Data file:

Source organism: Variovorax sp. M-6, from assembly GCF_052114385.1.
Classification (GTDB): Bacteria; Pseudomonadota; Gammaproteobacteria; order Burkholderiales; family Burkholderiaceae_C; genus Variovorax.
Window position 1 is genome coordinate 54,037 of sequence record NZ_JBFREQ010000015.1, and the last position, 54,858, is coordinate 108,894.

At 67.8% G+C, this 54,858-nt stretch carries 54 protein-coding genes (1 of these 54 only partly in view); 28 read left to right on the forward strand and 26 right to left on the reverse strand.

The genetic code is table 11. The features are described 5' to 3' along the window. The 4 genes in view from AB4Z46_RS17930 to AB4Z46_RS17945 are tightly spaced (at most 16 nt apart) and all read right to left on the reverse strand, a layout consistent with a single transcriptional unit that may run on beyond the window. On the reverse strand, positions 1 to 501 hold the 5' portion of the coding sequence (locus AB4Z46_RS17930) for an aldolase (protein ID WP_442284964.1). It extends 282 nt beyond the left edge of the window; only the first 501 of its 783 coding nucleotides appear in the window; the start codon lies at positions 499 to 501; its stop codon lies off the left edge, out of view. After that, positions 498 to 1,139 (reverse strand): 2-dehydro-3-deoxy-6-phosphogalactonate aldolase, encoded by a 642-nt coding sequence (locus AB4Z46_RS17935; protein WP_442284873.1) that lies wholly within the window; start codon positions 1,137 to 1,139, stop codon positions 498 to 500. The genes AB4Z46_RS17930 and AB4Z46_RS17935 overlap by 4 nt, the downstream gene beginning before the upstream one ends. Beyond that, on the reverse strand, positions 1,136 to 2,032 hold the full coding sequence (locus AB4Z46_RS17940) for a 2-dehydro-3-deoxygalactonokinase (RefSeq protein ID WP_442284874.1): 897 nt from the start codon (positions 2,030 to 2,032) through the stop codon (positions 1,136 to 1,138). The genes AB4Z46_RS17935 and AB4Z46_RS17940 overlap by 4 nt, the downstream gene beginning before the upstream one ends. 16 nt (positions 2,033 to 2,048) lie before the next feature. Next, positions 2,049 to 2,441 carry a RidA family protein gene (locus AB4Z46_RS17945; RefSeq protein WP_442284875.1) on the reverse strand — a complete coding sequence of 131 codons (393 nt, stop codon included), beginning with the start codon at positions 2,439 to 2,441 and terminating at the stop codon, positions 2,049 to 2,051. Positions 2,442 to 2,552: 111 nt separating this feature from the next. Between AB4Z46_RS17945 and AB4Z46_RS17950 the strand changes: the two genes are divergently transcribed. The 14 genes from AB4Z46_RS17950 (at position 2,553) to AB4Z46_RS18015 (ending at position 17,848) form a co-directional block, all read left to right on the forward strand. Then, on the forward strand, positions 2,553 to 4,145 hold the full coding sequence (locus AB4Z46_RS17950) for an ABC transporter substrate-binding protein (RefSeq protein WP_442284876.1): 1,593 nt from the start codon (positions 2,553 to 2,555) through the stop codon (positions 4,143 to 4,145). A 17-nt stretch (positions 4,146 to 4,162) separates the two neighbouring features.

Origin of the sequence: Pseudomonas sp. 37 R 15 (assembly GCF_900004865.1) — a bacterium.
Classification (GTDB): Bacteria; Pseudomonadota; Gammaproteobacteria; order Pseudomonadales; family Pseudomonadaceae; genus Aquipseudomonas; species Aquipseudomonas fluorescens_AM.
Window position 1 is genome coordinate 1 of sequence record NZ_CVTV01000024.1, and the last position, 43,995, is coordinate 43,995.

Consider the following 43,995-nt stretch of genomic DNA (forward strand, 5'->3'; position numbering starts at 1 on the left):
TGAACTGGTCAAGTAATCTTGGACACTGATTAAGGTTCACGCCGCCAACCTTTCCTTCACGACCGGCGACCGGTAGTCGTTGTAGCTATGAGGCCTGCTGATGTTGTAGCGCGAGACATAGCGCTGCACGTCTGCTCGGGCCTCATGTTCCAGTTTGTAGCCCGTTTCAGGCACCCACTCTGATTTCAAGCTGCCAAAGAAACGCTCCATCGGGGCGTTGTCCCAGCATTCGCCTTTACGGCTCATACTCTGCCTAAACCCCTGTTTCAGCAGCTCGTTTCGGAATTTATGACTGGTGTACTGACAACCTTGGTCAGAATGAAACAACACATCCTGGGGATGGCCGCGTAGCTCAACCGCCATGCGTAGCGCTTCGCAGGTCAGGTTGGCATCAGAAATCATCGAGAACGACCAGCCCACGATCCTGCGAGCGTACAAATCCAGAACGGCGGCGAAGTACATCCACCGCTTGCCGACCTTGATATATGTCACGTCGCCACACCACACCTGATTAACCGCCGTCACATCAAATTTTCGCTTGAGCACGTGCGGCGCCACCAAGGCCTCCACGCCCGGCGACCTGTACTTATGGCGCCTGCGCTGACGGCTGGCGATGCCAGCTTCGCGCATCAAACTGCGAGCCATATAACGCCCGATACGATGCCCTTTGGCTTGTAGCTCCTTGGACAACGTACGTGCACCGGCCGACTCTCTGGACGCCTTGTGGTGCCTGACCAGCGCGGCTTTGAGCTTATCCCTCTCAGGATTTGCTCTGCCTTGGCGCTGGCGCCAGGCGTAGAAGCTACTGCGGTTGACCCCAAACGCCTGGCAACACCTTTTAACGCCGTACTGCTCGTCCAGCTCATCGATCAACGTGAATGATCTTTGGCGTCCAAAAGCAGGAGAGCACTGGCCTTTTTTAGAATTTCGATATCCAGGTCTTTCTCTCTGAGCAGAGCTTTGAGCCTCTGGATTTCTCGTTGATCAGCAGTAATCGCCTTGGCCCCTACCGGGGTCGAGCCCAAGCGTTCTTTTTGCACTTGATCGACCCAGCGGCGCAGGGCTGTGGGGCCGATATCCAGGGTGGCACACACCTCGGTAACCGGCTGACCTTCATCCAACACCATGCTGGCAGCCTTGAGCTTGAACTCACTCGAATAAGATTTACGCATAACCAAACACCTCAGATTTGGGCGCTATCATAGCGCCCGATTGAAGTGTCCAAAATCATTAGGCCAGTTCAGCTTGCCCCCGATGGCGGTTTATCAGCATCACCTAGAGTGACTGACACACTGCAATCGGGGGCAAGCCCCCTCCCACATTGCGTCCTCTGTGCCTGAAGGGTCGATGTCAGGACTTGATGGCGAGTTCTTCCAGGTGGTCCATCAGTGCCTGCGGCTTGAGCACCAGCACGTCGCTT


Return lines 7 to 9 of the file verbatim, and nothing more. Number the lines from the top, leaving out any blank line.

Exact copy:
Classification (GTDB): Bacteria; Pseudomonadota; Gammaproteobacteria; order Pseudomonadales; family Pseudomonadaceae; genus Aquipseudomonas; species Aquipseudomonas fluorescens_AM.
Window position 1 is genome coordinate 1 of sequence record NZ_CVTV01000024.1, and the last position, 43,995, is coordinate 43,995.

Consider the following 43,995-nt stretch of genomic DNA (forward strand, 5'->3'; position numbering starts at 1 on the left):